Maternal nutritional status in early pregnancy is associated with body water and plasma volume changes in a pregnancy cohort in rural Bangladesh

Alison D. Gernand, Parul Christian, Kerry J. Schulze, Saijuddin Shaikh, Alain B. Labrique, Abu Ahmed Shamim, Keith P. West

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Plasma volume expansion has been associated with fetal growth. Our objective was to examine the associations between maternal nutritional status in early pregnancy and extracellular water (ECW), total body water (TBW), and percentage plasma volume change across pregnancy. In a subsample of 377 pregnant women participating in a cluster-randomized trial of micronutrient supplementation, hemoglobin, hematocrit, and multi-frequency bioelectrical impedance were measured at ~ 10, 20, and 32 wk of gestation. In early pregnancy, women were short (mean ± SD, 148.9 ± 5.3 cm) and thin (19.5 ± 2.5 kg/m2). In mixed-effects multiple regression models, a 1-unit higher BMI ~ 10 wk was associated with higher ECW and TBW (0.27 and 0.66 kg per kg/m2, respectively; P < 0.01) at ~ 10, ~20, and ~32 wk. Height was also positively associated with ECW and TBW at each time point. Early pregnancy BMI was negatively associated with gains in ECW and TBW (20.06 and 20.14 kg per kg/m2, respectively; P < 0.01) from 10 to 20 wk, but not with 20- to 32-wk gains after accounting for weight gain. BMI was positively associated with percentage changes in plasma volume from 20 to 32 wk (0.57% per kg/m2; P < 0.05). Height was not associated with changes in body water or plasma volume. Women with low BMI and height in early pregnancy have lower ECW and TBWin early,mid, and late pregnancy and lower late pregnancy plasma volume expansion, potentially increasing risk of fetal growth restriction.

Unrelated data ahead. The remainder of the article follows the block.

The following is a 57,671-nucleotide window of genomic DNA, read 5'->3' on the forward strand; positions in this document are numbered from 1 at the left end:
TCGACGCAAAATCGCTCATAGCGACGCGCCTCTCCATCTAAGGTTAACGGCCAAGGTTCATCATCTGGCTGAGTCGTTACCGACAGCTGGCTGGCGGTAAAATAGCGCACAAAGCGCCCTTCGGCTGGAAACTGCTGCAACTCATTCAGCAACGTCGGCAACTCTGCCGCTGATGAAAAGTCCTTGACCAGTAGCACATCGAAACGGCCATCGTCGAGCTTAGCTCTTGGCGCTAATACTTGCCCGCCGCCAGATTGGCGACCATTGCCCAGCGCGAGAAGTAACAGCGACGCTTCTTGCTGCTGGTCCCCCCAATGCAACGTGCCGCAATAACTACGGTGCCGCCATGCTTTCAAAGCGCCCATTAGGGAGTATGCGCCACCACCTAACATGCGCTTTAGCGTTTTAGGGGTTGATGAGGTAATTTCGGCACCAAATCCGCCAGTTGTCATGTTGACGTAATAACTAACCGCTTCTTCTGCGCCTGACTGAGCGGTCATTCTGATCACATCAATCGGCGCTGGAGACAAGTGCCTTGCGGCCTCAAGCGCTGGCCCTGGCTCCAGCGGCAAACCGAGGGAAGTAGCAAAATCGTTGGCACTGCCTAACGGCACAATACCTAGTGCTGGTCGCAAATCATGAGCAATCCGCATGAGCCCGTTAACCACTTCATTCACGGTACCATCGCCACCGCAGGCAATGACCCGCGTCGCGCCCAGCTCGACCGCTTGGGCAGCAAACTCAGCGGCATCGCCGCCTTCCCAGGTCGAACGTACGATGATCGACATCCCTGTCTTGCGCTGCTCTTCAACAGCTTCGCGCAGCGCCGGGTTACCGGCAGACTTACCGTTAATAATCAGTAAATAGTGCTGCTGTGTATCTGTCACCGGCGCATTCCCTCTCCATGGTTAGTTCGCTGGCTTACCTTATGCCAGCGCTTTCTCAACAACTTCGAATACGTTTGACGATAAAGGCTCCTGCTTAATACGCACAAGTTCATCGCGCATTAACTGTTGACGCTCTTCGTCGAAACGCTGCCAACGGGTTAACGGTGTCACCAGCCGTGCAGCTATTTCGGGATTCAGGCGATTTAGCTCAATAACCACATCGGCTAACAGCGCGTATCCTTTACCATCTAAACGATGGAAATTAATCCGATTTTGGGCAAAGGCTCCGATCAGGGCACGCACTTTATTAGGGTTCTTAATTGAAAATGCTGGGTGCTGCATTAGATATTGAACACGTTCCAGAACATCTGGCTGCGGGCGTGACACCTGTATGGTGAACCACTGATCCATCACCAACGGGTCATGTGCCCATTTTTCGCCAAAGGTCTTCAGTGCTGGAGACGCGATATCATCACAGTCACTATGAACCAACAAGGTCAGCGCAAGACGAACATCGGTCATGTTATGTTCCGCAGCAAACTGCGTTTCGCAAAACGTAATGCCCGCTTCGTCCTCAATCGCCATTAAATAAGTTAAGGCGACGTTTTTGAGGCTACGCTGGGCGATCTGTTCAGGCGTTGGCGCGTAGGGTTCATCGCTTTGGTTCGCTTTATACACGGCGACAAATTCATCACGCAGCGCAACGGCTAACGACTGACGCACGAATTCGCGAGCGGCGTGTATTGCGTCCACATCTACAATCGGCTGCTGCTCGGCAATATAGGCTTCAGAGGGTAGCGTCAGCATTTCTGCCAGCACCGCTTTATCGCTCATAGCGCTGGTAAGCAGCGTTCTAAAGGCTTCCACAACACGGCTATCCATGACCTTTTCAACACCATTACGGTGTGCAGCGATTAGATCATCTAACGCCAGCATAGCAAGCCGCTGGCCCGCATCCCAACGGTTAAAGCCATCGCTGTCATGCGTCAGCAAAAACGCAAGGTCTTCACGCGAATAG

Original languageEnglish (US)
Pages (from-to)1109-1115
Number of pages7
JournalJournal of Nutrition
Issue number6
StatePublished - Jun 1 2012


All Science Journal Classification (ASJC) codes

  • Medicine (miscellaneous)
  • Nutrition and Dietetics

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